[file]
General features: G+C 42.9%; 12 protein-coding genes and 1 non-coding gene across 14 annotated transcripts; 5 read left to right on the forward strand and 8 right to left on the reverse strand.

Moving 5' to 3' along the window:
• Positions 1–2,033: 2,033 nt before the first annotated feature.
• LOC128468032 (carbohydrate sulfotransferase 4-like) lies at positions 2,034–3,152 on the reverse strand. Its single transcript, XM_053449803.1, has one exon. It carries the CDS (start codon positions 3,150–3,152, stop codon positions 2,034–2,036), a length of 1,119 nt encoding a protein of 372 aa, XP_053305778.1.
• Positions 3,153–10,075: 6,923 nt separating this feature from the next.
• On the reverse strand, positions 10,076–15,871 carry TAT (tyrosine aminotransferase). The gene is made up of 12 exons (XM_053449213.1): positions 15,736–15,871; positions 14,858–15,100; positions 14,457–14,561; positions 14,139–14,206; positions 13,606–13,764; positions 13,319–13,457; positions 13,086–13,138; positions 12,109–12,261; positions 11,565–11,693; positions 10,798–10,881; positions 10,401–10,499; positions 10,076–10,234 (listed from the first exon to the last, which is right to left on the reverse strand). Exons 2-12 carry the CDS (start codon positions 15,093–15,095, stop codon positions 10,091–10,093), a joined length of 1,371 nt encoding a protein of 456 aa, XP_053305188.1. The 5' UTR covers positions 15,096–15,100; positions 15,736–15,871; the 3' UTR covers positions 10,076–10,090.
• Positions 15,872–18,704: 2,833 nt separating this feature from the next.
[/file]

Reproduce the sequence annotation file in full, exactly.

General features: G+C 42.9%; 12 protein-coding genes and 1 non-coding gene across 14 annotated transcripts; 5 read left to right on the forward strand and 8 right to left on the reverse strand.

Moving 5' to 3' along the window:
• Positions 1–2,033: 2,033 nt before the first annotated feature.
• LOC128468032 (carbohydrate sulfotransferase 4-like) lies at positions 2,034–3,152 on the reverse strand. Its single transcript, XM_053449803.1, has one exon. It carries the CDS (start codon positions 3,150–3,152, stop codon positions 2,034–2,036), a length of 1,119 nt encoding a protein of 372 aa, XP_053305778.1.
• Positions 3,153–10,075: 6,923 nt separating this feature from the next.
• On the reverse strand, positions 10,076–15,871 carry TAT (tyrosine aminotransferase). The gene is made up of 12 exons (XM_053449213.1): positions 15,736–15,871; positions 14,858–15,100; positions 14,457–14,561; positions 14,139–14,206; positions 13,606–13,764; positions 13,319–13,457; positions 13,086–13,138; positions 12,109–12,261; positions 11,565–11,693; positions 10,798–10,881; positions 10,401–10,499; positions 10,076–10,234 (listed from the first exon to the last, which is right to left on the reverse strand). Exons 2-12 carry the CDS (start codon positions 15,093–15,095, stop codon positions 10,091–10,093), a joined length of 1,371 nt encoding a protein of 456 aa, XP_053305188.1. The 5' UTR covers positions 15,096–15,100; positions 15,736–15,871; the 3' UTR covers positions 10,076–10,090.
• Positions 15,872–18,704: 2,833 nt separating this feature from the next.